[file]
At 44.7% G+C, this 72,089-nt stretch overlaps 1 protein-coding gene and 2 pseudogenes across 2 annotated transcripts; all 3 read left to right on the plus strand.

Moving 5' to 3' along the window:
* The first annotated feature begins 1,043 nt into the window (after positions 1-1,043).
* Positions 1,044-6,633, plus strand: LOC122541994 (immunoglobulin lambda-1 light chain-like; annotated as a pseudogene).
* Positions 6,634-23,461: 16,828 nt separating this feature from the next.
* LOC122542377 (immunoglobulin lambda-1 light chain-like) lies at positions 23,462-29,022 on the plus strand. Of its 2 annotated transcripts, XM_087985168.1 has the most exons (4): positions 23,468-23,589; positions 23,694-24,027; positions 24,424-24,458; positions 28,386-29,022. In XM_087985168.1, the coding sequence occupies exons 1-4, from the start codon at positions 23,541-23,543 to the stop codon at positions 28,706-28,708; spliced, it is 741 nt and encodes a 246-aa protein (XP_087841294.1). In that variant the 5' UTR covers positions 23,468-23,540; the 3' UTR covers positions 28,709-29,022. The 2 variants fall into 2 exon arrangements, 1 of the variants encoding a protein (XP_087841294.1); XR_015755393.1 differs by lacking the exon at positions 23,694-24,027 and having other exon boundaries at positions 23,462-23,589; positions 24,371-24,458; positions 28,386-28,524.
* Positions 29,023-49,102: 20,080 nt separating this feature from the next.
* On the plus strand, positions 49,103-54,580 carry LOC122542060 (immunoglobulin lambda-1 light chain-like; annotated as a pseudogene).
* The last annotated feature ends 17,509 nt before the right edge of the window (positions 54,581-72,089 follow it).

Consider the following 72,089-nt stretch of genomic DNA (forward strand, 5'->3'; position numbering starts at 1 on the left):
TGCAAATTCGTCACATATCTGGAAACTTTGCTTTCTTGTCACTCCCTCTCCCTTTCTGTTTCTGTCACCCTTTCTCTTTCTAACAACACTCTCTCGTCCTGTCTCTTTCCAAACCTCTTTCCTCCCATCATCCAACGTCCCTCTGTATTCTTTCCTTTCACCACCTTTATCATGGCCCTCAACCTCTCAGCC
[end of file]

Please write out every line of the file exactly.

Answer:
At 44.7% G+C, this 72,089-nt stretch overlaps 1 protein-coding gene and 2 pseudogenes across 2 annotated transcripts; all 3 read left to right on the plus strand.

Moving 5' to 3' along the window:
* The first annotated feature begins 1,043 nt into the window (after positions 1-1,043).
* Positions 1,044-6,633, plus strand: LOC122541994 (immunoglobulin lambda-1 light chain-like; annotated as a pseudogene).
* Positions 6,634-23,461: 16,828 nt separating this feature from the next.
* LOC122542377 (immunoglobulin lambda-1 light chain-like) lies at positions 23,462-29,022 on the plus strand. Of its 2 annotated transcripts, XM_087985168.1 has the most exons (4): positions 23,468-23,589; positions 23,694-24,027; positions 24,424-24,458; positions 28,386-29,022. In XM_087985168.1, the coding sequence occupies exons 1-4, from the start codon at positions 23,541-23,543 to the stop codon at positions 28,706-28,708; spliced, it is 741 nt and encodes a 246-aa protein (XP_087841294.1). In that variant the 5' UTR covers positions 23,468-23,540; the 3' UTR covers positions 28,709-29,022. The 2 variants fall into 2 exon arrangements, 1 of the variants encoding a protein (XP_087841294.1); XR_015755393.1 differs by lacking the exon at positions 23,694-24,027 and having other exon boundaries at positions 23,462-23,589; positions 24,371-24,458; positions 28,386-28,524.
* Positions 29,023-49,102: 20,080 nt separating this feature from the next.
* On the plus strand, positions 49,103-54,580 carry LOC122542060 (immunoglobulin lambda-1 light chain-like; annotated as a pseudogene).
* The last annotated feature ends 17,509 nt before the right edge of the window (positions 54,581-72,089 follow it).

Consider the following 72,089-nt stretch of genomic DNA (forward strand, 5'->3'; position numbering starts at 1 on the left):
TGCAAATTCGTCACATATCTGGAAACTTTGCTTTCTTGTCACTCCCTCTCCCTTTCTGTTTCTGTCACCCTTTCTCTTTCTAACAACACTCTCTCGTCCTGTCTCTTTCCAAACCTCTTTCCTCCCATCATCCAACGTCCCTCTGTATTCTTTCCTTTCACCACCTTTATCATGGCCCTCAACCTCTCAGCC